The U.S. House of Representatives voted last week to eliminate federal funding for Planned Parenthood, which provides abortions, along with a variety of health care services for women. (The federal funding was allocated for family planning and health care, not abortion.) The Virginia General Assembly last week approved legislation that requires abortion clinics to be regulated as hospitals, and providers say the stricter regulations will force many of them out of business. Both measures were pushed by anti-abortion activists. Should personal and religious views be allowed to prevent women from having access to a legal medical procedure?
I thought I’d keep the opening paragraph short and sweet. Now let’s ponder the problem in more detail. In a secular society that observes the separation of church and state, neither personal metaphysical views about, say, fetal ensoulment nor religious doctrine should have any role in obstructing women’s access to a legal medical procedure. That said, I also recognize that some of us haven’t lived in that United States for the last 30 years or so — and that way too many House Republicans are drawn from that group.
Will their views prevail? Sadly, I think they just might. For too many years abortion-rights advocates felt invulnerable beneath the sheltering mantle of Roe v. Wade. For strategic reasons they retreated from the hard work of educating America as to why abortion is morally licit, preferring to focus on what they viewed as a slam-dunk rhetoric of “choice.” And so we had — to cite just one example — the National Abortion Rights Action League change its name to the meaningless NARAL in order to shed the albatross — whoops, I meant that other “A” word. (William Saletan’s 2003 Bearing Right gives an excellent picture of this process, though Saletan doesn’t draw from his narrative the same conclusions that I do.)
There’s a problem with this approach, and it’s bearing bitter fruit today. That problem is that when abortion-rights advocates restrict themselves to talking about choice, abortion opponents have the arena of moral discourse all to themselves as they make their arguments that abortion is hideous, sinful, selfish and so on. Too few voices rebut them to argue that (to use atheist Ann Gaylor’s wonderfully ironic trope) “abortion is a blessing.” Too few voices argue that since the capacity for personhood does not exist until the infant brain begins some internal wiring well after birth, the only justifications for imagining that abortion is murder flow solely from personal metaphysics or religious doctrine. Too few voices argue that in a secular society, personal metaphysics and religious doctrine are properly off-limits as drivers of public policy.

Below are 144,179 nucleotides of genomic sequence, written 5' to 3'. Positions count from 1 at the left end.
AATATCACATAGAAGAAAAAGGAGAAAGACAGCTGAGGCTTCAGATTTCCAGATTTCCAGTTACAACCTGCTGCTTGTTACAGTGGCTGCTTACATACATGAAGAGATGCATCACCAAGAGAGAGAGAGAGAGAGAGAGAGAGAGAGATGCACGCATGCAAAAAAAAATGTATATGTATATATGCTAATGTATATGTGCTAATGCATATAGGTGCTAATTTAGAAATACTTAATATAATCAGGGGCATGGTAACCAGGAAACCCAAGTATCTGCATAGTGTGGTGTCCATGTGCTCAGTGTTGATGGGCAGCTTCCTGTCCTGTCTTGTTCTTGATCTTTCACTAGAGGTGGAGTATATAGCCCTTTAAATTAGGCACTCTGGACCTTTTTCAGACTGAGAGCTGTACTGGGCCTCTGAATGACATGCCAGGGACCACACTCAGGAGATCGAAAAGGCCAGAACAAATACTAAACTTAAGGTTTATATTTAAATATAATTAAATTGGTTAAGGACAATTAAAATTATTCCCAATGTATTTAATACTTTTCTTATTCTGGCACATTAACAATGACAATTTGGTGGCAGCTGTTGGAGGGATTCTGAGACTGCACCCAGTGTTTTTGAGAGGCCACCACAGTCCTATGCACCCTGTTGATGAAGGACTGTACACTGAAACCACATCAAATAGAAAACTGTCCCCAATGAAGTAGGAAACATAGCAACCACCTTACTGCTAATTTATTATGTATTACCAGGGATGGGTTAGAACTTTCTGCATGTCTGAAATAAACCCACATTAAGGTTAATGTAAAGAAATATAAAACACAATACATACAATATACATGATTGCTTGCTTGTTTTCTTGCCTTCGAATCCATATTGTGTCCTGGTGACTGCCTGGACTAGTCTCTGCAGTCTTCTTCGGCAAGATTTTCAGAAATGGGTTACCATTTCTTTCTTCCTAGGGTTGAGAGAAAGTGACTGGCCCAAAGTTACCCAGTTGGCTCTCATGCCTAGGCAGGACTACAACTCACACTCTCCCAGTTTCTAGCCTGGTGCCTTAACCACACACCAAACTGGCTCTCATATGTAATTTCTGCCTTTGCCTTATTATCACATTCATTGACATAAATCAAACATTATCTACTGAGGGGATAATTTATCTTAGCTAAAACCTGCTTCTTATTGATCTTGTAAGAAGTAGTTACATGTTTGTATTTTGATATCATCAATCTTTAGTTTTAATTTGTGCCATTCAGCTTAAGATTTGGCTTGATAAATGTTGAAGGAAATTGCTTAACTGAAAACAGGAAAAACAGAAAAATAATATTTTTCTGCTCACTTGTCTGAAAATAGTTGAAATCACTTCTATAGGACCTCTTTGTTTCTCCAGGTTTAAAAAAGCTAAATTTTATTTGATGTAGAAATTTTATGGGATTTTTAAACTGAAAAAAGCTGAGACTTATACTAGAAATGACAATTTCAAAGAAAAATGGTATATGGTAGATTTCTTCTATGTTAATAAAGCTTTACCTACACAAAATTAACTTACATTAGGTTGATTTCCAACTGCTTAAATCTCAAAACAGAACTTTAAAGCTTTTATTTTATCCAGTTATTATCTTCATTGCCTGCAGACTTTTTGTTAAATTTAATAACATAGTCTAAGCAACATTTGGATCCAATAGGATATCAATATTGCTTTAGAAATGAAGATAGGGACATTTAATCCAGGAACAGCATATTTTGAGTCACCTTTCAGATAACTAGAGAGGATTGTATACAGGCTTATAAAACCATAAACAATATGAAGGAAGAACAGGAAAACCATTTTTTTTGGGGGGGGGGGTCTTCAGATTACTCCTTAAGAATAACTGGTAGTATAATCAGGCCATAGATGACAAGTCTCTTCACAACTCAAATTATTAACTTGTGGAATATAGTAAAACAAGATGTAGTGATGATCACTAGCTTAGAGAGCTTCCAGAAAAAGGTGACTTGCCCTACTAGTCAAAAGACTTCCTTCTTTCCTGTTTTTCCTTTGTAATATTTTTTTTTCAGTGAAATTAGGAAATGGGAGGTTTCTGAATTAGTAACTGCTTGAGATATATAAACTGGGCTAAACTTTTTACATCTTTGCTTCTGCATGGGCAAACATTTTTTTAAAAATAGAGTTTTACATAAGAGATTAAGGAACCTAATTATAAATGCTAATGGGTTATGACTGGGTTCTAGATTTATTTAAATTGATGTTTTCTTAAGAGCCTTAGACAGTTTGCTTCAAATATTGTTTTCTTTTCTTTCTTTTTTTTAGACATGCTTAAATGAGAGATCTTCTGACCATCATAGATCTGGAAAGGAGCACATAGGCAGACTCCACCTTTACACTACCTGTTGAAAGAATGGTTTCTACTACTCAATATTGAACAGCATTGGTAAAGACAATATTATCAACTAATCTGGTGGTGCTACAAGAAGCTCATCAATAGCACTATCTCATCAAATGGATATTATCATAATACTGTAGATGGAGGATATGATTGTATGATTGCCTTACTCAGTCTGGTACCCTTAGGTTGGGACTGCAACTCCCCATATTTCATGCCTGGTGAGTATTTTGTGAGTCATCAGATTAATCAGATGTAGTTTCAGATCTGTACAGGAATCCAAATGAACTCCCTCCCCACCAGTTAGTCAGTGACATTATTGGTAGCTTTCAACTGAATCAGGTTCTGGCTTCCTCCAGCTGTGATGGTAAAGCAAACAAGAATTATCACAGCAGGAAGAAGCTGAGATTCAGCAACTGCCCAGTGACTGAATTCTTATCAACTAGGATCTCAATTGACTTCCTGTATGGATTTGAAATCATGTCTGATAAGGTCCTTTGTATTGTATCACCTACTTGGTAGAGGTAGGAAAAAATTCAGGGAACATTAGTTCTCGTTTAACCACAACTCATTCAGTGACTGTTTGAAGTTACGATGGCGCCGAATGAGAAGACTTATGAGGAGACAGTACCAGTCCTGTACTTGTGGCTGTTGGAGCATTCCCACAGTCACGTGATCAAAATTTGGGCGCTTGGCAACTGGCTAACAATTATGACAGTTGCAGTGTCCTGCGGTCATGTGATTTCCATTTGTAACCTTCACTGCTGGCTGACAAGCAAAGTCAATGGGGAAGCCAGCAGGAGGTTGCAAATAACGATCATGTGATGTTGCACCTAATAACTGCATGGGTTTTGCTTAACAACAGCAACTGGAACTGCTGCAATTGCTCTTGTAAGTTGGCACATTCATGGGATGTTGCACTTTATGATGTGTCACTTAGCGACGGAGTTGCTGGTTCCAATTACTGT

Which brings us to the present day, when a vocal anti-abortion minority — and a big chunk of moderates, especially young people, who’ve listened to the right’s uncontested jeremiads all these years and concluded that abortion is, like, you know, sort of yucky — are prepared to guide our nation one giant step down the path to theocracy.
Appalling, even terrifying, as it seems, they just might get away with it. And if they do, the missteps of the “pro-choice” lobby will merit at least part of the blame.
I’m not just pro-choice, I’m pro-abortion. And I’m losing hope.